What Is Active Fuel Management?
Surprisingly, the concept of active fuel management has been around for over seven decades, first appearing in the 1940s in WWII for use on military vehicles. These initial experiments helped form the backbone for the first commercialized active fuel system used in the 1981 Cadillac L62 V8-6-4. A standard feature on all Cadillac models, except the Seville, the Cadillac L62 used the industry’s first engine control unit to switch the engine from 8- to 6- to 4-cylinder operation depending on the power needed. Unfortunately, the system was troublesome and misunderstood by customers which sent engineers back to the drawing board to develop a better system.
Forward to present day, engineers have solved the problems with the technology and active fuel management systems are commonly found on millions of production vehicles. The simple idea behind cylinder deactivation is that an engine’s full power is only typically needed while accelerating or performing engine-taxing activities like hauling a trailer or driving up steep hills. But when a vehicle is cruising on a highway with only a light load, shutting down several engine cylinders and turning them back on only when there’s a demand for more power can significantly increase fuel economy. In modern-day vehicles the two main types of cylinder deactivation systems common found are:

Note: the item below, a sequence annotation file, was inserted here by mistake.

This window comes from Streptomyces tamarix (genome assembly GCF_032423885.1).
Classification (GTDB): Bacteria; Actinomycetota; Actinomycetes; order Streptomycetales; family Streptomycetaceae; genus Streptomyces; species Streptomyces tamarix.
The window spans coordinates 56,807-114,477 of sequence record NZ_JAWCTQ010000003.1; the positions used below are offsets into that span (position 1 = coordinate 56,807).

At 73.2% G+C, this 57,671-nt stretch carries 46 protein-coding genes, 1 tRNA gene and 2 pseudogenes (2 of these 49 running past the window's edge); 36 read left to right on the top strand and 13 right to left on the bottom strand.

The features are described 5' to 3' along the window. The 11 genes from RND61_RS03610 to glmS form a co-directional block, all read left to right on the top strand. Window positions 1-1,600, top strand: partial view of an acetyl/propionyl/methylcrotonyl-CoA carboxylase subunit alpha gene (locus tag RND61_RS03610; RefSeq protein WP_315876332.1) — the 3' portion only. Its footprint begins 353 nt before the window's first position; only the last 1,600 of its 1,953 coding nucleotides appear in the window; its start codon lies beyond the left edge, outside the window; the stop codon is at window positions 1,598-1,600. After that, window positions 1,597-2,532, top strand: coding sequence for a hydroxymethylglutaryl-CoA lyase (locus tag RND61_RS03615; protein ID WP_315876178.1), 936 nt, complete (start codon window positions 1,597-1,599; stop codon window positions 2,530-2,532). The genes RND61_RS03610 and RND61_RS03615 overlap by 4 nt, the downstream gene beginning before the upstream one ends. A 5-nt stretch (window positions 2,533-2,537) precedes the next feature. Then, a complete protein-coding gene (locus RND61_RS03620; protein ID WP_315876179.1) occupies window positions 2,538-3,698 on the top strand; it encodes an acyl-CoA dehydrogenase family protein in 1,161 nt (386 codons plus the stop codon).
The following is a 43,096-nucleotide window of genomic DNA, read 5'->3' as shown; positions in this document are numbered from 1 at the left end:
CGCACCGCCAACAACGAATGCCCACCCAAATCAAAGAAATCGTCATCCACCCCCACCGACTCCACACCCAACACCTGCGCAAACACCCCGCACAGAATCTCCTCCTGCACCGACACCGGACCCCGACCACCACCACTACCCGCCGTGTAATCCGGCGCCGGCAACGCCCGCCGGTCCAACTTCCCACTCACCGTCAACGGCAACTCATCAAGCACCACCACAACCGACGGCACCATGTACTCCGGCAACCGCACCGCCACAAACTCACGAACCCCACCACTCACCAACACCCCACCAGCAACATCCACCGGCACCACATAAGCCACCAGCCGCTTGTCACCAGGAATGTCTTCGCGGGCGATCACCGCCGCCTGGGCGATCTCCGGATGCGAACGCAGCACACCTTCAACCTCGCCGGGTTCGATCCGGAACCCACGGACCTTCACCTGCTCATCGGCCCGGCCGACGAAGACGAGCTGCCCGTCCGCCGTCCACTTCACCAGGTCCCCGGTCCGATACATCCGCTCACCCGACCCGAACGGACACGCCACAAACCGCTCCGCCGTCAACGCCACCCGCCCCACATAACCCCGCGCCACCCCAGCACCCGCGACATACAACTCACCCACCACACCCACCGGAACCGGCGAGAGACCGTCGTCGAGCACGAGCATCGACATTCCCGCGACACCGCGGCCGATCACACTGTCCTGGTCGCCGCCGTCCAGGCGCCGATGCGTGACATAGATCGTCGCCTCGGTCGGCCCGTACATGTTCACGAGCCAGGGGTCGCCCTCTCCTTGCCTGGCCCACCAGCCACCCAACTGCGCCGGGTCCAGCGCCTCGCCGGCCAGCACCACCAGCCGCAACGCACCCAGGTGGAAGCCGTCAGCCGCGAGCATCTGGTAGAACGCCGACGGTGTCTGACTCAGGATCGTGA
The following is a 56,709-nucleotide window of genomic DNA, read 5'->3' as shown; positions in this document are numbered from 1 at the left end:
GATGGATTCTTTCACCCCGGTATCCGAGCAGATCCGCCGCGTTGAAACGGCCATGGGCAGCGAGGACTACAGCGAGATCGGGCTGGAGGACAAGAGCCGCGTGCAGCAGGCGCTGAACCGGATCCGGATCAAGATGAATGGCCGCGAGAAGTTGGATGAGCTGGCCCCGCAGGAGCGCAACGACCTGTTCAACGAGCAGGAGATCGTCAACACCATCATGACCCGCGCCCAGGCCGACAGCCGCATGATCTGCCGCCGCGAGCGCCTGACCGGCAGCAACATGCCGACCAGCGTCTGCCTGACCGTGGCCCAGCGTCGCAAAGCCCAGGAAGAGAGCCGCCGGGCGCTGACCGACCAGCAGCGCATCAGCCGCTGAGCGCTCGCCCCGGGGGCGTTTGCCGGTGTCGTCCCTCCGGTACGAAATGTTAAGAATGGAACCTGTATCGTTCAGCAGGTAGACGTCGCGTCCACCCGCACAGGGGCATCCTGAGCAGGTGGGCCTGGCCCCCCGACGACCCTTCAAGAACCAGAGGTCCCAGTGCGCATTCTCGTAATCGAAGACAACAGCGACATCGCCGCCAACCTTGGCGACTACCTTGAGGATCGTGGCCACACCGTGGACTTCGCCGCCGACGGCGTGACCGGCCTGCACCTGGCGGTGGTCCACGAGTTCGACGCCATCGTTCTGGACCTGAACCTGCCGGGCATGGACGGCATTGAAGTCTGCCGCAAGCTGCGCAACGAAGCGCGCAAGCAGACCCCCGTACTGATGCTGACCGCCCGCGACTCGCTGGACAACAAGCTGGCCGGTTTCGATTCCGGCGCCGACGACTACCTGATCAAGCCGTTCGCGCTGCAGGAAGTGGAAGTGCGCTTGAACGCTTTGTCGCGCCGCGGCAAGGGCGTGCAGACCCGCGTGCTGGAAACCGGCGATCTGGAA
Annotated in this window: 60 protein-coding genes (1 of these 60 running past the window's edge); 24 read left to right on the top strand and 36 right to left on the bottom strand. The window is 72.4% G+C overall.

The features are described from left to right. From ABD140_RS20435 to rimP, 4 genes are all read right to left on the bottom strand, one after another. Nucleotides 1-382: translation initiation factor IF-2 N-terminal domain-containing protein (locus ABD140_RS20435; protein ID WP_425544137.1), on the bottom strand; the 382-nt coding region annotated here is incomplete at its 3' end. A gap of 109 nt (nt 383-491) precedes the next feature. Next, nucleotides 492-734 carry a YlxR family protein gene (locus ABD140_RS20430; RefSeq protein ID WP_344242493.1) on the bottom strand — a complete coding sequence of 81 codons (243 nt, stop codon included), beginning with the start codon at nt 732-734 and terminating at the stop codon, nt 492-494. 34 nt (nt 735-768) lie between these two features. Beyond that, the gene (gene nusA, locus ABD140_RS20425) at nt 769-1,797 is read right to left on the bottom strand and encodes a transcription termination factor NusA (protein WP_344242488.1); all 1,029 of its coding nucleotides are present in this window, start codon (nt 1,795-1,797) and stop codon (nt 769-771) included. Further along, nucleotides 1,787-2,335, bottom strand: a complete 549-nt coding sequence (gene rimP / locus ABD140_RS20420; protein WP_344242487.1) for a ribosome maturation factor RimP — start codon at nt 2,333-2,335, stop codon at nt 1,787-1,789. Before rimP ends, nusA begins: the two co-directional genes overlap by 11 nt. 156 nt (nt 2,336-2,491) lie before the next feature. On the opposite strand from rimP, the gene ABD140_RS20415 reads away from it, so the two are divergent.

This technology uses solenoids to alter the oil pressure delivered to the lifters. In their collapsed state, the lifters are unable to elevate their companion pushrods under the valve rocker arms, resulting in valves that cannot be actuated and remain closed.
Overhead Cam Designs
This design employs a pair of locked-together rocker arms for each valve. One rocker arm follows the cam profile, while the other actuates the valve. When the cylinder is deactivated, solenoid-controlled oil pressure releases a locking pin which unlocks the rocker arm so it’s unable to activate the valve.
Common Symptoms of Failure
A malfunctioning fuel management system can be difficult to diagnose as there are a lot of moving pieces in play to make the technology work. A common culprit for a failed system is a bad cylinder deactivation manifold. To determine if it’s faulty, look for the following symptoms to know if it’s time to change it out for a new one:
- Power loss or rough idle
- Engine misfires
- Diminished fuel economy
- Triggered check engine light
Why Do Cylinder Deactivation Manifolds Fail?
The most common reason for failure is sticky lifters. Varnish from the fuel or oil sludge gradually builds up and carbonizes, causing the lifters to stick on or off. This failure results in the inability of the power-train control module (PCM) to properly activate or deactivate the engine cylinders.
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Photo courtesy of Wikimedia Commons.